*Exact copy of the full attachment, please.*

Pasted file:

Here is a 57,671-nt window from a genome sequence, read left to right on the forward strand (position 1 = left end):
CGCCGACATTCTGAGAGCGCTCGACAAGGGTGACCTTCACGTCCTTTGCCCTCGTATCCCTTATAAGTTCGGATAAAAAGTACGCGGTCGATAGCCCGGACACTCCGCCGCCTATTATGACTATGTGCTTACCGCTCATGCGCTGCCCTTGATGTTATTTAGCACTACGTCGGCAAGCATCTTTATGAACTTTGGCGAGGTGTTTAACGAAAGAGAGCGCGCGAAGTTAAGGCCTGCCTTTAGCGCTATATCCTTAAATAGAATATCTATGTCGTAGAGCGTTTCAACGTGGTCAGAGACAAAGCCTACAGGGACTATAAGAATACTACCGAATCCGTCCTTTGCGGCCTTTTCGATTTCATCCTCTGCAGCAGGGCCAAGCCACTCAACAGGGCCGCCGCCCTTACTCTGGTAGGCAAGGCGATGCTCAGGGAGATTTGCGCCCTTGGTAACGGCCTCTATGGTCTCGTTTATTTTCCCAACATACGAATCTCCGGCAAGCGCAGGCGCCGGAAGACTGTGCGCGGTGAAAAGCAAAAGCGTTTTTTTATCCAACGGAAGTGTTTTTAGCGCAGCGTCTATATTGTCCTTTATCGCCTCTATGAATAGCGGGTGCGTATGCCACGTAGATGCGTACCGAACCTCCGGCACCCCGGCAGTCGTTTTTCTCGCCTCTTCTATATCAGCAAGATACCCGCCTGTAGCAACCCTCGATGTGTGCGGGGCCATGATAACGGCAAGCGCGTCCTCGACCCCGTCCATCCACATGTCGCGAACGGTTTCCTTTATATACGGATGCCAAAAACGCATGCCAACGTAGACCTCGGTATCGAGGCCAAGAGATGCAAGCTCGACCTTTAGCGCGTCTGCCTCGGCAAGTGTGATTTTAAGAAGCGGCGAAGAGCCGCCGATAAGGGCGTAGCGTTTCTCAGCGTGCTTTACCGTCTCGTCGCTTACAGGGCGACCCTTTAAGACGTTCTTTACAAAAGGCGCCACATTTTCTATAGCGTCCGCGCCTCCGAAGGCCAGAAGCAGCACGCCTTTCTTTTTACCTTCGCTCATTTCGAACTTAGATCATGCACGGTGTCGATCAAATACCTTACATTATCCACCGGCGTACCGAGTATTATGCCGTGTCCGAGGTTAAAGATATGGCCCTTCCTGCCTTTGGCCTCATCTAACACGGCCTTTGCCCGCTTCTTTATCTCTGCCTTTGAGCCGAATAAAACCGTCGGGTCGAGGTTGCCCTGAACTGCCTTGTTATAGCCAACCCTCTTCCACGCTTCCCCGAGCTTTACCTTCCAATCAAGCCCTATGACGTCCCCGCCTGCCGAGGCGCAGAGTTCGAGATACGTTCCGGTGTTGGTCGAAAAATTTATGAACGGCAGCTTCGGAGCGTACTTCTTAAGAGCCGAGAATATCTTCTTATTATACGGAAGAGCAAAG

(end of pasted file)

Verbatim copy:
Here is a 57,671-nt window from a genome sequence, read left to right on the forward strand (position 1 = left end):
CGCCGACATTCTGAGAGCGCTCGACAAGGGTGACCTTCACGTCCTTTGCCCTCGTATCCCTTATAAGTTCGGATAAAAAGTACGCGGTCGATAGCCCGGACACTCCGCCGCCTATTATGACTATGTGCTTACCGCTCATGCGCTGCCCTTGATGTTATTTAGCACTACGTCGGCAAGCATCTTTATGAACTTTGGCGAGGTGTTTAACGAAAGAGAGCGCGCGAAGTTAAGGCCTGCCTTTAGCGCTATATCCTTAAATAGAATATCTATGTCGTAGAGCGTTTCAACGTGGTCAGAGACAAAGCCTACAGGGACTATAAGAATACTACCGAATCCGTCCTTTGCGGCCTTTTCGATTTCATCCTCTGCAGCAGGGCCAAGCCACTCAACAGGGCCGCCGCCCTTACTCTGGTAGGCAAGGCGATGCTCAGGGAGATTTGCGCCCTTGGTAACGGCCTCTATGGTCTCGTTTATTTTCCCAACATACGAATCTCCGGCAAGCGCAGGCGCCGGAAGACTGTGCGCGGTGAAAAGCAAAAGCGTTTTTTTATCCAACGGAAGTGTTTTTAGCGCAGCGTCTATATTGTCCTTTATCGCCTCTATGAATAGCGGGTGCGTATGCCACGTAGATGCGTACCGAACCTCCGGCACCCCGGCAGTCGTTTTTCTCGCCTCTTCTATATCAGCAAGATACCCGCCTGTAGCAACCCTCGATGTGTGCGGGGCCATGATAACGGCAAGCGCGTCCTCGACCCCGTCCATCCACATGTCGCGAACGGTTTCCTTTATATACGGATGCCAAAAACGCATGCCAACGTAGACCTCGGTATCGAGGCCAAGAGATGCAAGCTCGACCTTTAGCGCGTCTGCCTCGGCAAGTGTGATTTTAAGAAGCGGCGAAGAGCCGCCGATAAGGGCGTAGCGTTTCTCAGCGTGCTTTACCGTCTCGTCGCTTACAGGGCGACCCTTTAAGACGTTCTTTACAAAAGGCGCCACATTTTCTATAGCGTCCGCGCCTCCGAAGGCCAGAAGCAGCACGCCTTTCTTTTTACCTTCGCTCATTTCGAACTTAGATCATGCACGGTGTCGATCAAATACCTTACATTATCCACCGGCGTACCGAGTATTATGCCGTGTCCGAGGTTAAAGATATGGCCCTTCCTGCCTTTGGCCTCATCTAACACGGCCTTTGCCCGCTTCTTTATCTCTGCCTTTGAGCCGAATAAAACCGTCGGGTCGAGGTTGCCCTGAACTGCCTTGTTATAGCCAACCCTCTTCCACGCTTCCCCGAGCTTTACCTTCCAATCAAGCCCTATGACGTCCCCGCCTGCCGAGGCGCAGAGTTCGAGATACGTTCCGGTGTTGGTCGAAAAATTTATGAACGGCAGCTTCGGAGCGTACTTCTTAAGAGCCGAGAATATCTTCTTATTATACGGAAGAGCAAAG